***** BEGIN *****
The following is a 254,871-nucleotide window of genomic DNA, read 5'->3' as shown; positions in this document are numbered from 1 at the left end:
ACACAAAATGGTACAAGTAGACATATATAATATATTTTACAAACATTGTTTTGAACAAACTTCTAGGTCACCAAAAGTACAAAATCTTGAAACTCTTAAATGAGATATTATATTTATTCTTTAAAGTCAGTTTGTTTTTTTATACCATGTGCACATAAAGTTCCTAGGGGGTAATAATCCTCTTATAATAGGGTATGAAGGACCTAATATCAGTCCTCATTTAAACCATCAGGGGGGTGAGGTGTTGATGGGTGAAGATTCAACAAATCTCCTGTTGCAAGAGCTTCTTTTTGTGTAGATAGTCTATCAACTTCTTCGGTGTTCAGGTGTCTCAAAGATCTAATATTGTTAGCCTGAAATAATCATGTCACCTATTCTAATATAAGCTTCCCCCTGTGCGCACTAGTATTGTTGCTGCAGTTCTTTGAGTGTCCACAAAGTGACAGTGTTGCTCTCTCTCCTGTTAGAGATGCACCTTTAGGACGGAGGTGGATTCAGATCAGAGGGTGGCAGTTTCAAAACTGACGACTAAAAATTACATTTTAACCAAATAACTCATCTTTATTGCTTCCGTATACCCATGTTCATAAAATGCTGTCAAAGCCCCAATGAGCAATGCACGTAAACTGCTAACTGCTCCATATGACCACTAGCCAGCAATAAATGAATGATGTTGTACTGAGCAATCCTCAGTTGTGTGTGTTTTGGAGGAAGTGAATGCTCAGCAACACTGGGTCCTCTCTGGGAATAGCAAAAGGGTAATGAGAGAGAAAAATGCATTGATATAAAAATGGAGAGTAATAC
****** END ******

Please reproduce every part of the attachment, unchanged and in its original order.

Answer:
The following is a 254,871-nucleotide window of genomic DNA, read 5'->3' as shown; positions in this document are numbered from 1 at the left end:
ACACAAAATGGTACAAGTAGACATATATAATATATTTTACAAACATTGTTTTGAACAAACTTCTAGGTCACCAAAAGTACAAAATCTTGAAACTCTTAAATGAGATATTATATTTATTCTTTAAAGTCAGTTTGTTTTTTTATACCATGTGCACATAAAGTTCCTAGGGGGTAATAATCCTCTTATAATAGGGTATGAAGGACCTAATATCAGTCCTCATTTAAACCATCAGGGGGGTGAGGTGTTGATGGGTGAAGATTCAACAAATCTCCTGTTGCAAGAGCTTCTTTTTGTGTAGATAGTCTATCAACTTCTTCGGTGTTCAGGTGTCTCAAAGATCTAATATTGTTAGCCTGAAATAATCATGTCACCTATTCTAATATAAGCTTCCCCCTGTGCGCACTAGTATTGTTGCTGCAGTTCTTTGAGTGTCCACAAAGTGACAGTGTTGCTCTCTCTCCTGTTAGAGATGCACCTTTAGGACGGAGGTGGATTCAGATCAGAGGGTGGCAGTTTCAAAACTGACGACTAAAAATTACATTTTAACCAAATAACTCATCTTTATTGCTTCCGTATACCCATGTTCATAAAATGCTGTCAAAGCCCCAATGAGCAATGCACGTAAACTGCTAACTGCTCCATATGACCACTAGCCAGCAATAAATGAATGATGTTGTACTGAGCAATCCTCAGTTGTGTGTGTTTTGGAGGAAGTGAATGCTCAGCAACACTGGGTCCTCTCTGGGAATAGCAAAAGGGTAATGAGAGAGAAAAATGCATTGATATAAAAATGGAGAGTAATAC